Recently we travelled up the highway to pick up one of our FatigueM8 units. This unit is due for an upgrade and as it was one of the first we installed some 15 months ago!
According to the timestamp on the photo on my phone, around lunchtime on the 1st July 2020 we kicked off the installation. Since we completed the installation this big-rig has been carting sand and gravel up and down the Hume Highway 6 days a week pretty constantly.
The compute unit was a little dusty and the colour is a bit faded, but otherwise in great working in order.
The steering wheel over on the other hand was quite worn and the pattern of wear was interesting as there had been several drivers in this truck over the past 15 months.
As can be seen in the photo below, highlighted in yellow, the right hand side of the steering wheel cover is quite worn. This cover was made out of tanned leather and the top layer has worn off the section 1 and 2. The conductive stitching has also been worn off the section from 1,2 and 4.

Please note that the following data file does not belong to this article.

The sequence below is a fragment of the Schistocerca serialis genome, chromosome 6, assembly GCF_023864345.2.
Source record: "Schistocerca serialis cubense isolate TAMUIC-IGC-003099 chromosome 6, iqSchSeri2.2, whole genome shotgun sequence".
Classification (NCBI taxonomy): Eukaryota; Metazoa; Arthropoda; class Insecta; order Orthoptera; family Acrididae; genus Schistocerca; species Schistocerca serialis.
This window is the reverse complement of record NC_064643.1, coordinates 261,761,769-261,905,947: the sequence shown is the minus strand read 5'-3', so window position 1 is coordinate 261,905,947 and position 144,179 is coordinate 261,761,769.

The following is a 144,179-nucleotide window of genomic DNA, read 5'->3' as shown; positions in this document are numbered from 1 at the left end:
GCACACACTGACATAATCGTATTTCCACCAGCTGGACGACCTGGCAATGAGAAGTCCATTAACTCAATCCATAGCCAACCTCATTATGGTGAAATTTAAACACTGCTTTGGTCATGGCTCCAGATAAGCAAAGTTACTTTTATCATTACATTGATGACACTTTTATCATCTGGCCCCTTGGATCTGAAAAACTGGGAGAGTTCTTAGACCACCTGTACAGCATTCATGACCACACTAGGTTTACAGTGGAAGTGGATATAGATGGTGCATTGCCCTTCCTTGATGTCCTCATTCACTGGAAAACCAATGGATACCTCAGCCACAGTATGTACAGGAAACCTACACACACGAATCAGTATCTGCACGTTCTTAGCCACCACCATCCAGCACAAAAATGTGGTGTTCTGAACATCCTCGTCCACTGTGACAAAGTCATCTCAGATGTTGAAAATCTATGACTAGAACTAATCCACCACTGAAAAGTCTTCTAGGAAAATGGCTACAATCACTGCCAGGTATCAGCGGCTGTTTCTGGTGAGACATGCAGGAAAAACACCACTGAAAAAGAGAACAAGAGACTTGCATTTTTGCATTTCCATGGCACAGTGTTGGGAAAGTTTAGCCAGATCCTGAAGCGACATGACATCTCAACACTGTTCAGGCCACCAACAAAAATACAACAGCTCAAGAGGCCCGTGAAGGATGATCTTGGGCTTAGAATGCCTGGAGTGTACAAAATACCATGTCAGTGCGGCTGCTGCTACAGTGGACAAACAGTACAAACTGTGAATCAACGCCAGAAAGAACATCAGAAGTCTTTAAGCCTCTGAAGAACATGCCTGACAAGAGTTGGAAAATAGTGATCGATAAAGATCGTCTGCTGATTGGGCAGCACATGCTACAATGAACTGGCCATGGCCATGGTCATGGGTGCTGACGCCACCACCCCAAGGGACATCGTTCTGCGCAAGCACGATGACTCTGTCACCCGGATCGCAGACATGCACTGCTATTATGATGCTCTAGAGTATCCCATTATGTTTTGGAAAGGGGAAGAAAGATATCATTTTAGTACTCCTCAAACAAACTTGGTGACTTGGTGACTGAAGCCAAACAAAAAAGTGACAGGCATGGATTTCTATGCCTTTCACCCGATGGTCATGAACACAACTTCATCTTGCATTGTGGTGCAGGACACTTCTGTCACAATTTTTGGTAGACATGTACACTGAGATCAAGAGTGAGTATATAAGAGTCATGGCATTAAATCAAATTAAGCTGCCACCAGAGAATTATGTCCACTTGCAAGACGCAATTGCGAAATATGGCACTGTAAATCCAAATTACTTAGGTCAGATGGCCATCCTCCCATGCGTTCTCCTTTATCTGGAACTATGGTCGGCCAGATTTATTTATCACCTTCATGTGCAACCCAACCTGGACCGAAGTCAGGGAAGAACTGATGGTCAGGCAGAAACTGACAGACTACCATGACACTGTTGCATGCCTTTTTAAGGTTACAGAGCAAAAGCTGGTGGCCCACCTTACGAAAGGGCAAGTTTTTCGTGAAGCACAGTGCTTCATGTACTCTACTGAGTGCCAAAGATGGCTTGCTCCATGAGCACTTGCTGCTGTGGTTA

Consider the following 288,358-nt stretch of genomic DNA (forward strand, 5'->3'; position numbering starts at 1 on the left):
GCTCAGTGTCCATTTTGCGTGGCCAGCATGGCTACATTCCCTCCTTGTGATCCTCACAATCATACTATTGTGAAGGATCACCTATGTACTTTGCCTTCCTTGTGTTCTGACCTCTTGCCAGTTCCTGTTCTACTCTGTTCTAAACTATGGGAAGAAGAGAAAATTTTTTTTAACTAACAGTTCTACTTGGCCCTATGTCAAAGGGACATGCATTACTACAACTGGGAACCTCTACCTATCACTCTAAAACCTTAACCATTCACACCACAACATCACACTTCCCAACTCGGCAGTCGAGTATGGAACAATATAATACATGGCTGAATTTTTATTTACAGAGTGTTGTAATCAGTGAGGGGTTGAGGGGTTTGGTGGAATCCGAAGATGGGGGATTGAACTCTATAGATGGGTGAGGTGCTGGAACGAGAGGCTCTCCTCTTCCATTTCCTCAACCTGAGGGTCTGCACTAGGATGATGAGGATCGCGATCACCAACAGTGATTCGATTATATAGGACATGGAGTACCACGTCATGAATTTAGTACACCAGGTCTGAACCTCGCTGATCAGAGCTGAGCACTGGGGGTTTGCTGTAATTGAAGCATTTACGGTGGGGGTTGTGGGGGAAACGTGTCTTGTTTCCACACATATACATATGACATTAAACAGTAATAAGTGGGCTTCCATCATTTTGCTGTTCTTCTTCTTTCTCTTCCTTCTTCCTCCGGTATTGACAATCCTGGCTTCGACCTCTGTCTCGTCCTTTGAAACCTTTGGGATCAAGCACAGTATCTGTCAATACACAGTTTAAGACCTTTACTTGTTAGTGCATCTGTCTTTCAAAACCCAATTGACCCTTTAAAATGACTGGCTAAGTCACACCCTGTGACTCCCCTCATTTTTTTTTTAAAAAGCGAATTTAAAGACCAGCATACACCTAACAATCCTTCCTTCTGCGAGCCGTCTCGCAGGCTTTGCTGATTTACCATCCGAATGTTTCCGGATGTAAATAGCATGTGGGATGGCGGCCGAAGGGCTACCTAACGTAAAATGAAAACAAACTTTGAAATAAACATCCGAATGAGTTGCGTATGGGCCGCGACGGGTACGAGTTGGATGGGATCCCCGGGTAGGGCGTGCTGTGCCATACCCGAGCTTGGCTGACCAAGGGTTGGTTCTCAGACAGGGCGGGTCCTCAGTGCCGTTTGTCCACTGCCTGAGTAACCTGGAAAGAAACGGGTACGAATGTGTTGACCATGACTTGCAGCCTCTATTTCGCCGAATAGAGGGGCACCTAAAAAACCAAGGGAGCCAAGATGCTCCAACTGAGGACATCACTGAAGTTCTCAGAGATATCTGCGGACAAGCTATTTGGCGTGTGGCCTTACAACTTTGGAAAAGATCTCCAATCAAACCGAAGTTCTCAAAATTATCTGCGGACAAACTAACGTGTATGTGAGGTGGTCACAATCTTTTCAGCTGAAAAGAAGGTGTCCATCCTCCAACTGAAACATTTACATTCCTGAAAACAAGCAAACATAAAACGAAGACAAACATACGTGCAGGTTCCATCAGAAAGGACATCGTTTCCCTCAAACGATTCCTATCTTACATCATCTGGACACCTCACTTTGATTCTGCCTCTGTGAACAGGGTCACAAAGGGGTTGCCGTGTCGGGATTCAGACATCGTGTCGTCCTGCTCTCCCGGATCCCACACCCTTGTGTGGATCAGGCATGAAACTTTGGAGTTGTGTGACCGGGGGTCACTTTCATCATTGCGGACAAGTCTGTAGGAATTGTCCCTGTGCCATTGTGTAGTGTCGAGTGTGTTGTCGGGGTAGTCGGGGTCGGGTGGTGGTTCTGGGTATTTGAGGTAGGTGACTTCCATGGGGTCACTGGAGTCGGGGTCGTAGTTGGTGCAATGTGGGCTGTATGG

This pattern suggests that the drivers regularly drove with there right hand on the wheel, most likely with the palm of their hand around the area of most wear.
Interestingly, the underside of the steering wheel also tells a story, in section 1 the stitching where the drivers fingers would be is still in good condition, where as the stitches near section 2 is worn. Its like that a driver adopting a “10-2” hand position would cause this pattern.
There was less wear on the left hand side of the steering wheel cover (below), which considering most people are right-handed does stand to reason. On the left hand side we can see that the stitching has been mostly worn off the top and a little bit on the underside, but no large patches were the shiny leather has been removed.
Reviewing the wear patterns helps us to improve the steering wheel cover design. In our latest steering wheel covers we’ve adjusted the stitching pattern to take into account wear such as can be seen on this example. Now we focus the stitching on the underside of the cover, where the finger tips will come into contact and have all but removed stitching on the top of the cover. It’ll be interesting to see the state of future covers after 15 months use!